Interview with Mr. Rafik Abdessalem (former Minister of Foreign Affairs of Tunisia)

Mediterranean Affairs has had the opportunity to meet and interview Mr. Rafik Abdessalem, former Minister of Foreign Affairs of Tunisia from 2011 to 2014, and currently in charge of international affairs in Ennahda, a party supporting a moderate expression of Islam. Ennahda, despite losing last year elections, is part of the coalition government that approved the progressive constitutional reform, a “compromise between the government and free association, because the parties agreed on the need to continue the process of democratization in Tunisia”, resulted from the Jasmine Revolution.

Indeed, Tunisia has been spark of the Arab Spring that has brought about the collapse of Ben Ali’s regime. Unlike other neighboring countries, Tunisia is “an example of stability” as the former Minister stated. According to Mr. Abdessalem, after the government’s resignation and the removal of Ben Ali, free elections and the consolidation of the democratic process have been successful in Tunisia. Tunisia is the only country in North Africa to have successfully survived the political and social turmoil, resisting to extremist violence and the daily attempts to upset the balance achieved. Democracy is not the solution to all problems per se, according to Mr. Abdessalem, rather the means through which the economy and policy and security initiatives will be able to promote and secure socio-political balance and development in Tunisia.

Five years have passed since the self-sacrifice of the young fruit seller, Mohamed Bouazizi, who set himself on fire to protest against unemployment, the economic crisis, indifference and corruption of the regime forces. A tragedy that triggered the domino effect of protests expanding in the Maghreb and in the Mashreq. Dictatorships, which for decades have caught their populations in economic and social grips, plummeted under the impetus of the masses that took the streets and occupied the squares, despite many states falling in a cold Arab Winter. In these cases, civil wars, tribal conflicts, and Islamic terrorism have taken the place of the hope of the young protesters. 2013 is the annus horribilis of Tunisia. Whereas Egypt participated in the removal of President Morsi and in the bloody repression of the Muslim Brotherhood, in Tunis lay people turned against Ennahda, accusing the party of being too soft on the Tunisian branch of the Islamic fundamentalists, and also of being a low-profile ruling party promoting the process of Islamization of the country, a state founded on Islamic law. After the fall of Ben Ali, the elections of the Constituent Assembly have seen the triumph of Ennahda, the Islamist movement close to the Egyptian Muslim Brotherhood matrix and the main form of opposition to power since the Eighties. Despite the leader Mohamed Ghannouchi had rejected violence and declared his faith in a pluralistic democratic system, the party had been frequently subject to coercion, firstly with the President Habib Bourguiba and then with Ben Ali. During his tenure, Ennahda worked to promote political integration of Salafis, a co-option that could have brought some benefits electorally by securing the consensus of the Left, the moderates, and non-Islamic voters showing positions close to the Salafis’.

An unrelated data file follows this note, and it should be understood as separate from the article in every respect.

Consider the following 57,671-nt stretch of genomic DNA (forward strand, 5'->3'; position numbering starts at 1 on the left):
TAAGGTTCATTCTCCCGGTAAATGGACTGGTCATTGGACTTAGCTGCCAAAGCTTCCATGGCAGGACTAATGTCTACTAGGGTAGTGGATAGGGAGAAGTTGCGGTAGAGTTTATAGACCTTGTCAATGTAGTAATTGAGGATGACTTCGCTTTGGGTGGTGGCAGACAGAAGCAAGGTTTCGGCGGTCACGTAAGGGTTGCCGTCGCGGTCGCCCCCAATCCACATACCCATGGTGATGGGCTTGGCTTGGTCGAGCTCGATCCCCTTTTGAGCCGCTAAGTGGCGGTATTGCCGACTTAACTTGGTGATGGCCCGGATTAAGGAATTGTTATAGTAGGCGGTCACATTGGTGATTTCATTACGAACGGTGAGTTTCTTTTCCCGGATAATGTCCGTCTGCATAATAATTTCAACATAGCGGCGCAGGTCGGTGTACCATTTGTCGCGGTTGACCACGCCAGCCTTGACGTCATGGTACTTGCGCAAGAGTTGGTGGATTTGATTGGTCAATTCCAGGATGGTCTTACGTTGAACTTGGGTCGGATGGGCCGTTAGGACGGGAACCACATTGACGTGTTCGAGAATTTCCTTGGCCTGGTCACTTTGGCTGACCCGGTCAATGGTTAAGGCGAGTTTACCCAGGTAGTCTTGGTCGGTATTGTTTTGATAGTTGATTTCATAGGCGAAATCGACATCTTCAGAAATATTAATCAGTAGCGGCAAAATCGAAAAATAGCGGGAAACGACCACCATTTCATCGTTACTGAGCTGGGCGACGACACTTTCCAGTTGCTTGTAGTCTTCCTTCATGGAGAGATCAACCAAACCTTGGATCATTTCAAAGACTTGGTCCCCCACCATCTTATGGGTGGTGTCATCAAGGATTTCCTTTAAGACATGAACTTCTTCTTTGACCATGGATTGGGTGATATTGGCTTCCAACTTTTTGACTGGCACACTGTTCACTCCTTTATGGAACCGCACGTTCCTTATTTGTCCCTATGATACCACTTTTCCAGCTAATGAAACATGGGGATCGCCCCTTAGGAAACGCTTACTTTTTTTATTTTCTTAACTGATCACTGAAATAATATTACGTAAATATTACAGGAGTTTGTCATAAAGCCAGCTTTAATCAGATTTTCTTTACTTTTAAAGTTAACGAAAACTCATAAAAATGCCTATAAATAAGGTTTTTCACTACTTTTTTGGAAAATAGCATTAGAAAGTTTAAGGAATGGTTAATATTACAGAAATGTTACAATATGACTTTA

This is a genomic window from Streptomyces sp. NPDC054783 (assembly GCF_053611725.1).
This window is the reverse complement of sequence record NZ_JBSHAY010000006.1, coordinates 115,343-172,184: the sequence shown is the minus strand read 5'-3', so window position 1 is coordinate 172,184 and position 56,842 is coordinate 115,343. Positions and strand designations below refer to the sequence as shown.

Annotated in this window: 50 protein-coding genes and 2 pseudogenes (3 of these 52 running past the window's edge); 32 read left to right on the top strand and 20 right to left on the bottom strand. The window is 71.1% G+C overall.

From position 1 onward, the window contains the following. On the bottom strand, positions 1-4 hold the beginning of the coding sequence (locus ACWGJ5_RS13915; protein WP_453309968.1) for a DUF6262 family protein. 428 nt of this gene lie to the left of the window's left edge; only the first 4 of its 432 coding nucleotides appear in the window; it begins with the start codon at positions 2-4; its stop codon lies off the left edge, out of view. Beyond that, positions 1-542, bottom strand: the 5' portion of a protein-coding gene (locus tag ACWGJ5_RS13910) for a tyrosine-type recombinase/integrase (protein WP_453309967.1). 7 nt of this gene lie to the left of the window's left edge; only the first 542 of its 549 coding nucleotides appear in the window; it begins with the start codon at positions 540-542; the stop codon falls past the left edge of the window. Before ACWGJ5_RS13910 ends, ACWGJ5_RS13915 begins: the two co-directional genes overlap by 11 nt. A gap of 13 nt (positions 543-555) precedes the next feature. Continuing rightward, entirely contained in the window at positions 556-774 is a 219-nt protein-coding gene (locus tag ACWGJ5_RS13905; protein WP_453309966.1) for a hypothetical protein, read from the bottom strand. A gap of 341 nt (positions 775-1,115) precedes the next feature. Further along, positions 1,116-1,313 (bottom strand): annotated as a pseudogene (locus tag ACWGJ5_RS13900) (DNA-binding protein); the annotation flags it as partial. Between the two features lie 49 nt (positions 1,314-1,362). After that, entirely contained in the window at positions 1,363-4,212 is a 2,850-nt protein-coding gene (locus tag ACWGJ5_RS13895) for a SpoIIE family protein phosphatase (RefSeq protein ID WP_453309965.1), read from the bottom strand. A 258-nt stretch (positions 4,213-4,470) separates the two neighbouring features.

In 2013, the murders of the main representatives of the secular opposition front, Chokri Belaid and Mohamed Brahmi, have revealed deep social disease nurtured by the violence of the Salafists and jihadists. The protests against the Islamist Ennahda’s government, considered the principal political instigator, led to the resignation of the PM Ali Laarayedh. In this power vacuum, violence got out of control and the Islamist party sunk. Ennahda, an experiment of the Muslim Brothers, has shown to be unable to lead the country towards the economic and social improvement, and take up the legacy of the Jasmine Revolution. Ennahda took a step back and the government resigned to counter the risk that the turmoil-taking place in Egypt could spread to Tunisia.